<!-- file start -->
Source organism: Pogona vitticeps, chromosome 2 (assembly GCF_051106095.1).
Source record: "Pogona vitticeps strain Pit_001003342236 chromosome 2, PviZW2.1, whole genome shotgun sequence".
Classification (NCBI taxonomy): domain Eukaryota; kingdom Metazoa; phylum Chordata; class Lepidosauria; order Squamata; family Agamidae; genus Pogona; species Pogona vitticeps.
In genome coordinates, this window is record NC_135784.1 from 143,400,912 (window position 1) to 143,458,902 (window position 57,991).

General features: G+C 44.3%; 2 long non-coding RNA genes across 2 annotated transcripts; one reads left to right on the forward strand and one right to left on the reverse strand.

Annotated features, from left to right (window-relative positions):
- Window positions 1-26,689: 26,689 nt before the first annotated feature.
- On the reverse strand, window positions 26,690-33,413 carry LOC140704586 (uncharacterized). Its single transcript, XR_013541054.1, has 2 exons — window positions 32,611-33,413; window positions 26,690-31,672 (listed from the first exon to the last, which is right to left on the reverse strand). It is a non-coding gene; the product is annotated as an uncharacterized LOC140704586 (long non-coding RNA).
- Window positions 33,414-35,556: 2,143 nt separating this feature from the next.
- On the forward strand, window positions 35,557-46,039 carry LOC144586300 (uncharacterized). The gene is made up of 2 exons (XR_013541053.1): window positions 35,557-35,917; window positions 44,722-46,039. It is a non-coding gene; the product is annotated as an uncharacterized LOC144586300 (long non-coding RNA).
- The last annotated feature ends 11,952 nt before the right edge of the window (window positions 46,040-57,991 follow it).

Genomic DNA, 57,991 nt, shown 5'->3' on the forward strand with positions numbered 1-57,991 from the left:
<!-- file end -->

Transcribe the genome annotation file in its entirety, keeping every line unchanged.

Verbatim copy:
Source organism: Pogona vitticeps, chromosome 2 (assembly GCF_051106095.1).
Source record: "Pogona vitticeps strain Pit_001003342236 chromosome 2, PviZW2.1, whole genome shotgun sequence".
Classification (NCBI taxonomy): domain Eukaryota; kingdom Metazoa; phylum Chordata; class Lepidosauria; order Squamata; family Agamidae; genus Pogona; species Pogona vitticeps.
In genome coordinates, this window is record NC_135784.1 from 143,400,912 (window position 1) to 143,458,902 (window position 57,991).

General features: G+C 44.3%; 2 long non-coding RNA genes across 2 annotated transcripts; one reads left to right on the forward strand and one right to left on the reverse strand.

Annotated features, from left to right (window-relative positions):
- Window positions 1-26,689: 26,689 nt before the first annotated feature.
- On the reverse strand, window positions 26,690-33,413 carry LOC140704586 (uncharacterized). Its single transcript, XR_013541054.1, has 2 exons — window positions 32,611-33,413; window positions 26,690-31,672 (listed from the first exon to the last, which is right to left on the reverse strand). It is a non-coding gene; the product is annotated as an uncharacterized LOC140704586 (long non-coding RNA).
- Window positions 33,414-35,556: 2,143 nt separating this feature from the next.
- On the forward strand, window positions 35,557-46,039 carry LOC144586300 (uncharacterized). The gene is made up of 2 exons (XR_013541053.1): window positions 35,557-35,917; window positions 44,722-46,039. It is a non-coding gene; the product is annotated as an uncharacterized LOC144586300 (long non-coding RNA).
- The last annotated feature ends 11,952 nt before the right edge of the window (window positions 46,040-57,991 follow it).

Genomic DNA, 57,991 nt, shown 5'->3' on the forward strand with positions numbered 1-57,991 from the left: